My first outing with Thomas Usher didn’t go so well. People died. He moped around. I wasn’t sure why or how I should care. Pretty Little Dead Things was a car crash of a dark and nasty novel that would definitely appeal to certain people who are not me. But still, I had Dead Bad Things on my tablet courtesy of my Angry Robot Books subscription, so I thought I would give it a chance.
Gary McMahon brings Usher back to Leeds in Dead Bad Things, this time for far more personal reasons. I won’t pretend to remember (or care) exactly what happened in the first book. It doesn’t matter, although if you haven’t read the first book, you might be confused about why this is referred to as “a Thomas Usher novel.” Usher doesn’t exactly feature heavily in the first half. Rather, the story is more about Sarah Doherty, a police constable out to find the truth about her deceased father, the much-respected and much-feared Emerson Doherty. But the truth proves to be far darker and sinister: the mystery has moved from network to cable territory.
As with the first book, McMahon pulls no punches in the territory of description and dialogue. I blamed Pretty Little Dead Things for depressing me. Dead Bad Things doesn’t have quite the same effect—I think the lighter role of Usher has something to do with it; though Sarah is not exactly a bright personality, she has a certain liveliness to her that is to be appreciated. However, I don’t mean to suggest that this is a light-hearted romp. It is every bit as graphic as the first novel, maybe more so. There are serious depictions of all sorts of depravity, from murder to child rape.
Even when he’s not describing how Trevor is recalling his domination and torture of his brother Michael, McMahon still impresses with an ability to imply or otherwise plumb the depths of humanity’s darker natures. From Sarah and Benson’s decidedly unprofessional and kinky relationship to the armless psychic Immaculee and her assistant Tracy, the characters in this book are vivid depictions of stark and uncompromising humanity. This is not a warm-and-fuzzy novel about an antihero who redeems himself. It is not a gritty and noir thriller where characters reveal secret hearts of gold.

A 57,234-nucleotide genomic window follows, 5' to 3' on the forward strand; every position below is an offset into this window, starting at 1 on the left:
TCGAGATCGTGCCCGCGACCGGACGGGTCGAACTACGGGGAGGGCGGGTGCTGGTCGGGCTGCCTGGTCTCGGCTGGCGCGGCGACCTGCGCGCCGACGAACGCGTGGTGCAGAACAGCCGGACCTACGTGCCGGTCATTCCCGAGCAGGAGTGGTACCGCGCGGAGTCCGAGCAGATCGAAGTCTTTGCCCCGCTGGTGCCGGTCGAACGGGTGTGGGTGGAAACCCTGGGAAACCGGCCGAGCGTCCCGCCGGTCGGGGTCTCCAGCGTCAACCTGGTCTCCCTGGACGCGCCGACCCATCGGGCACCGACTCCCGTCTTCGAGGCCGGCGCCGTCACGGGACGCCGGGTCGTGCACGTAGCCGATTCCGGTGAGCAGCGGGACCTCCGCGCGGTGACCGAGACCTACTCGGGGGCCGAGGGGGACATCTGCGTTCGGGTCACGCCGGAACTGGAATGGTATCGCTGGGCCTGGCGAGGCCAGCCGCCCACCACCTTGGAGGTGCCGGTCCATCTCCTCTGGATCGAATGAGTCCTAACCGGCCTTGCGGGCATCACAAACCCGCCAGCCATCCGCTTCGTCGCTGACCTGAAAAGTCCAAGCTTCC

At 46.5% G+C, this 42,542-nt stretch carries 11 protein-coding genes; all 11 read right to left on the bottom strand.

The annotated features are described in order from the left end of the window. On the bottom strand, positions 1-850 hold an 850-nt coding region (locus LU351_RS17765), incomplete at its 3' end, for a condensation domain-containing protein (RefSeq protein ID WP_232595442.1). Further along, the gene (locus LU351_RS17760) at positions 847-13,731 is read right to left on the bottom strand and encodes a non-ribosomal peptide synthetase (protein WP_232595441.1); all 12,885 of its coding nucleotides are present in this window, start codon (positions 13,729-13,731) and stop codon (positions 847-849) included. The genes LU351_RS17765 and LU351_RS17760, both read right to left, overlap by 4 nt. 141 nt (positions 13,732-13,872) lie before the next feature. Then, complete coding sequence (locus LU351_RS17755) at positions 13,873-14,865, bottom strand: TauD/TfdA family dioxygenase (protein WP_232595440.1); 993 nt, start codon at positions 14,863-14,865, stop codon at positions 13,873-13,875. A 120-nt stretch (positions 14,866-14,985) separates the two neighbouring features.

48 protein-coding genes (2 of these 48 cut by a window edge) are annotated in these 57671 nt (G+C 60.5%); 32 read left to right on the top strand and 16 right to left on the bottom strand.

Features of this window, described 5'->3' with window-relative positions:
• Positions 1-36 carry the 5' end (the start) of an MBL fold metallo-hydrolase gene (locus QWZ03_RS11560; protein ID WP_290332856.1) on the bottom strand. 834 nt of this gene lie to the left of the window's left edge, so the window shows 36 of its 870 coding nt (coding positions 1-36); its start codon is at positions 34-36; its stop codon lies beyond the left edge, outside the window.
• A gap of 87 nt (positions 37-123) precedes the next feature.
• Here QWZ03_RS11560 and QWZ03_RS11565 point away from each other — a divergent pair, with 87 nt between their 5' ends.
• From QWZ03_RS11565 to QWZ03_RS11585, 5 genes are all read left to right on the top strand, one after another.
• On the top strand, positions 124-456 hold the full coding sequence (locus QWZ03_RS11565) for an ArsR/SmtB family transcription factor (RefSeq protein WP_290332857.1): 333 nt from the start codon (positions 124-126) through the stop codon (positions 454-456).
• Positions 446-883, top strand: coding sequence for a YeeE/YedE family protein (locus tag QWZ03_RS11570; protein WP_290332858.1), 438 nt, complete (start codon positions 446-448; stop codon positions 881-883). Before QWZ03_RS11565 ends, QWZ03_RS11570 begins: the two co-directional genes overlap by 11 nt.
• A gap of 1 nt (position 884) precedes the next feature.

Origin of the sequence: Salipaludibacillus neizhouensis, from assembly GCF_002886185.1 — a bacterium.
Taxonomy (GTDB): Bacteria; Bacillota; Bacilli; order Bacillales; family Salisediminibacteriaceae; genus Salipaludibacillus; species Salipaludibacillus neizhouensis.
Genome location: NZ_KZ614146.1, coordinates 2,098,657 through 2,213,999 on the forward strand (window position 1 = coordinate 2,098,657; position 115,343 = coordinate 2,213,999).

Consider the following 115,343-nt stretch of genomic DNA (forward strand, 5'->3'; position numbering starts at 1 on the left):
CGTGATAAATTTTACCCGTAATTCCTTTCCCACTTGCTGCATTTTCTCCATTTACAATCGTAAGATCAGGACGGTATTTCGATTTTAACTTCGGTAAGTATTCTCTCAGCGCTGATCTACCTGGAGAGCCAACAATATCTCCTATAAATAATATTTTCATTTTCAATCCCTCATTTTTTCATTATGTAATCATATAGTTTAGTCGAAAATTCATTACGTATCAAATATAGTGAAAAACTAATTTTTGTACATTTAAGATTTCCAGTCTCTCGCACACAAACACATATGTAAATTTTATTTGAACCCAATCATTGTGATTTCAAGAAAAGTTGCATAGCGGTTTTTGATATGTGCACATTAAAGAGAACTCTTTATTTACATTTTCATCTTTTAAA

That being said, Usher is much more bearable here. He does redeem himself, in my eyes, as he fights back against the Pilgrim and discovers how he and Sarah are connected. (The whole mystery, I should mention, is all rather predictable and second-string to the more visceral experience McMahon creates as the characters move along the vicious whirligig roller coaster of his own invention.) Whereas previously, Usher was driven by more external motivating factors, here he seems driven for personal reasons, and this makes him a far more sympathetic individual.
I’m still not going to go as far as to say I liked Dead Bad Things. It just isn’t in my wheelhouse. But I think it’s a better novel than the first Thomas Usher book, so here’s hoping McMahon can keep the trend going if there is a third, yes? So if you got more mileage from Pretty Little Dead Things than I did, this is a safe bet. If you didn’t much care for it, but you like this type of fiction, then give this a try. But if, like me, you find this particular combination of horror and fantasy not to your liking, don’t expect Dead Bad Things to change itself for you.